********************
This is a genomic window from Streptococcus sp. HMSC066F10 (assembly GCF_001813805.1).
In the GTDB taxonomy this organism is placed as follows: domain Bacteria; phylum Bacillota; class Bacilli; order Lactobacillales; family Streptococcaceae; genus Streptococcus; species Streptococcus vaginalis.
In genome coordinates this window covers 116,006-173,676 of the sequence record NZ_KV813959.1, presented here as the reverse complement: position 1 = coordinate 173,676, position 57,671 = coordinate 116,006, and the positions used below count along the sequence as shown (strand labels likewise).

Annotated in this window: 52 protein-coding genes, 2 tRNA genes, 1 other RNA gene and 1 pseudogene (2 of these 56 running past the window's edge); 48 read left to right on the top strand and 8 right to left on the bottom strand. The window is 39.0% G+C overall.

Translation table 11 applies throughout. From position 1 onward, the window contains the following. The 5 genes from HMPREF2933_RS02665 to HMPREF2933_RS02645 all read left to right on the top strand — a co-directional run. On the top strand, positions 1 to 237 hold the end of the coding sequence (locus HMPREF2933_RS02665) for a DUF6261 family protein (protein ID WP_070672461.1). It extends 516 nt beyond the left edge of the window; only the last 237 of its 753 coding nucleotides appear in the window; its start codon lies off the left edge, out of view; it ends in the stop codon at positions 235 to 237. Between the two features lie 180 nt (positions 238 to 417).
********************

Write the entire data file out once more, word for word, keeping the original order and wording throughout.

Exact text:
This is a genomic window from Streptococcus sp. HMSC066F10 (assembly GCF_001813805.1).
In the GTDB taxonomy this organism is placed as follows: domain Bacteria; phylum Bacillota; class Bacilli; order Lactobacillales; family Streptococcaceae; genus Streptococcus; species Streptococcus vaginalis.
In genome coordinates this window covers 116,006-173,676 of the sequence record NZ_KV813959.1, presented here as the reverse complement: position 1 = coordinate 173,676, position 57,671 = coordinate 116,006, and the positions used below count along the sequence as shown (strand labels likewise).

Annotated in this window: 52 protein-coding genes, 2 tRNA genes, 1 other RNA gene and 1 pseudogene (2 of these 56 running past the window's edge); 48 read left to right on the top strand and 8 right to left on the bottom strand. The window is 39.0% G+C overall.

Translation table 11 applies throughout. From position 1 onward, the window contains the following. The 5 genes from HMPREF2933_RS02665 to HMPREF2933_RS02645 all read left to right on the top strand — a co-directional run. On the top strand, positions 1 to 237 hold the end of the coding sequence (locus HMPREF2933_RS02665) for a DUF6261 family protein (protein ID WP_070672461.1). It extends 516 nt beyond the left edge of the window; only the last 237 of its 753 coding nucleotides appear in the window; its start codon lies off the left edge, out of view; it ends in the stop codon at positions 235 to 237. Between the two features lie 180 nt (positions 238 to 417).